Both parties are making their final big push to get their supporters to the polls and are bringing out the big guns to do the work. Former President Obama and the former First Lady have been making the rounds and making headlines, sometimes not always for the reasons they intended. Obama’s latest gaff: he urged Michigan voters to go out and do something they can’t really do — vote early.
Here’s the moment highlighted by one young political commentator (h/t Twitchy):
Is he right that Michigan doesn’t have early voting? Here’s the office of Michigan’s Secretary of State on the question “Does Michigan allow early voting?“
No. While some states allow all voters to cast ballots prior to Election Day, Michigan does not have early voting. Of course, qualified Michigan voters can cast absentee ballots prior to Election Day.
Some defenders of Obama noted that while Michigan doesn’t have early voting, it does have extensive absentee voting, which is handled similarly to early voting.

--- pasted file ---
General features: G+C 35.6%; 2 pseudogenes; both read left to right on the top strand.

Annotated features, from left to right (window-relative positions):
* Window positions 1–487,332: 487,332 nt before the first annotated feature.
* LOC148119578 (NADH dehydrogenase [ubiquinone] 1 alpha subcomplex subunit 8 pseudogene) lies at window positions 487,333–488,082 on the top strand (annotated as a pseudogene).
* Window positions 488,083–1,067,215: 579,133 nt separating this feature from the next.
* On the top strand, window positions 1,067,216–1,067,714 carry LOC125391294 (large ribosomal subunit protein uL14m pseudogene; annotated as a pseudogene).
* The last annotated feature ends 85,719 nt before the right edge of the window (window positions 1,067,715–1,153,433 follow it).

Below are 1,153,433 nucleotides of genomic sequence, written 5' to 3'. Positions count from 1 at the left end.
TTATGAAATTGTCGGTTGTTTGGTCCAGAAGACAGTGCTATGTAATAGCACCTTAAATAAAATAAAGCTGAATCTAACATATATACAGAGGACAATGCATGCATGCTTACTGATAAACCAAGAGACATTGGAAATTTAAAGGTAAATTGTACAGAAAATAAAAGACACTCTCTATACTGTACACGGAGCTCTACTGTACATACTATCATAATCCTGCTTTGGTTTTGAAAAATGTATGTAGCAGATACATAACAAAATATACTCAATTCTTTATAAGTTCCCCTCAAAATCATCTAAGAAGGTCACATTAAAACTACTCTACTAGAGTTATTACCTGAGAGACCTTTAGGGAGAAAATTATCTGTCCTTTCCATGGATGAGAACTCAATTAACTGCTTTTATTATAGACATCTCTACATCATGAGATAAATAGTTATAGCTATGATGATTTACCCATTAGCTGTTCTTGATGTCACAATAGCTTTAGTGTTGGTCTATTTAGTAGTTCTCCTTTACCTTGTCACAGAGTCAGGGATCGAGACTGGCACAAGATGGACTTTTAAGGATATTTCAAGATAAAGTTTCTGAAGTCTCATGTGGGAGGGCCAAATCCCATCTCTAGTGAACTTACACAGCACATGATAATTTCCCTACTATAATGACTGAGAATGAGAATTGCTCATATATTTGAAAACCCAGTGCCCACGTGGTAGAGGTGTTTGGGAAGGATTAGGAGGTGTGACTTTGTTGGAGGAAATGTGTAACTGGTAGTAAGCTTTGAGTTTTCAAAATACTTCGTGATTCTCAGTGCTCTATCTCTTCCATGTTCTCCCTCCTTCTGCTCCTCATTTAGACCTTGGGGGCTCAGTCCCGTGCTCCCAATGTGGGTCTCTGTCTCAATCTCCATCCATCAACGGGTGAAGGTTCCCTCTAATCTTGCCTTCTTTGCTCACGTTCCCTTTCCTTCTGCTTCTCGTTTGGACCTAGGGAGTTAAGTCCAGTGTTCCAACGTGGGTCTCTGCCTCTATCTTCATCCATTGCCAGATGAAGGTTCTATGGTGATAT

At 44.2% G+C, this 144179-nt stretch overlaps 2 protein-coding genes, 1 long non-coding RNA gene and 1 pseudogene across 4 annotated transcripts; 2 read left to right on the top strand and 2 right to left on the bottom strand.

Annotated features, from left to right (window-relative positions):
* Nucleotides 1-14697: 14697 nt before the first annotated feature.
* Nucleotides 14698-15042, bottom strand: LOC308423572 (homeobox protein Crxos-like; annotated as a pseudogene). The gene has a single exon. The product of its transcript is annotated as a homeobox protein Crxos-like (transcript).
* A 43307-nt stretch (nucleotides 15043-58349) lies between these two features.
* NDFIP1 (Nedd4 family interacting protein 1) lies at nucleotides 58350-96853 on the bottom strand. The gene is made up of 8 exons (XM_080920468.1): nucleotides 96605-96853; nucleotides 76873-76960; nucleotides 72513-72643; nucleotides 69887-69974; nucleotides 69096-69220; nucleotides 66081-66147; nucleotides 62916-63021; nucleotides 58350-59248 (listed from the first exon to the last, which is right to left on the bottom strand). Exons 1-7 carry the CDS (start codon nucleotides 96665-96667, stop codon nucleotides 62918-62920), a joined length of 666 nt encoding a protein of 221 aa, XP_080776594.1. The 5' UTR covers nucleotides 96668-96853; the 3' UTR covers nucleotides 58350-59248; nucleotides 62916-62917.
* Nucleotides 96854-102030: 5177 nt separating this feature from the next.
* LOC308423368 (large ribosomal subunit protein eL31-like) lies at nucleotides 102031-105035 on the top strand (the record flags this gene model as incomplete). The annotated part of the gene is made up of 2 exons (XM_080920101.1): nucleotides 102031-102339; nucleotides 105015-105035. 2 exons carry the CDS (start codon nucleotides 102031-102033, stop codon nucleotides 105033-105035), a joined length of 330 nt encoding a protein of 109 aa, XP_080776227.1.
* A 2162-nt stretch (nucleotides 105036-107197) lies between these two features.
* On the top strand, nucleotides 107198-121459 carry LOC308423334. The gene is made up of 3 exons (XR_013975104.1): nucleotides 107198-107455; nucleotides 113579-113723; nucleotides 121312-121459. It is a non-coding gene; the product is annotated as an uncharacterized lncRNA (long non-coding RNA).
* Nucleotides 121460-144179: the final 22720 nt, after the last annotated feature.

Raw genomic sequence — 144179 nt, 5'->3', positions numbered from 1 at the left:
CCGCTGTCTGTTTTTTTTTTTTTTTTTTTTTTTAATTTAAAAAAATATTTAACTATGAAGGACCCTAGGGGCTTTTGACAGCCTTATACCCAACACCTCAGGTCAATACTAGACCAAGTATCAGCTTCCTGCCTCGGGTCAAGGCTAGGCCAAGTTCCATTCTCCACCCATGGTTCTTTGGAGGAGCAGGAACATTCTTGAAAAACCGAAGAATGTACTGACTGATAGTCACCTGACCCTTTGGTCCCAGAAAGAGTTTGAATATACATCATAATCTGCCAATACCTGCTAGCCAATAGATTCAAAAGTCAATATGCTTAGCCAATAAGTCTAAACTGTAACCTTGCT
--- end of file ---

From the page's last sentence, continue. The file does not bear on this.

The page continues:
Polling shows Michigan’s Sen. Debbie Stabenow ahead of Republican John James, but her once sizable lead appears to have diminished in recent weeks. A Mitchell Research poll conducted last week found James within 6 points. An Emerson poll conducted around the same time, however, found Stabenow ahead by 9 points. An EPIC/MRA poll conducted 10/18-23 gave Stabenow a 7-point lead.
Two of Michigan’s House seats are considered “toss-ups”: the races between Republican incumbent Mike Bishop and Democrat Elissa Slotkin and Lena Epstein (R) and Haley Stevens (D). Also close, but leaning Republican, are the races between incumbent Fred Upton (R) and Matt Longjohn (D) and incumbent Tim Walberg (R) and Gretchen Driskell (D).
Nate Silver’s FiveThirtyEight gives Republicans a 5 in 6 (82.2%) chance of maintaining control of the Senate, with the most likely outcome that Republicans actually gain one seat, which would give them a 52-48 majority. According to Silver, Democrats have slightly better odds of taking control of the House, 6 in 7 (86.3%), with the most likely outcome that Democrats end up with a 235 – 200 majority.
Obama has been making appearances in many of the battleground states, including a recent trip to Nevada, where he made headlines for spending more time defending his own legacy than promoting the Democratic candidate his party so desperately needs to win to try to flip the Senate.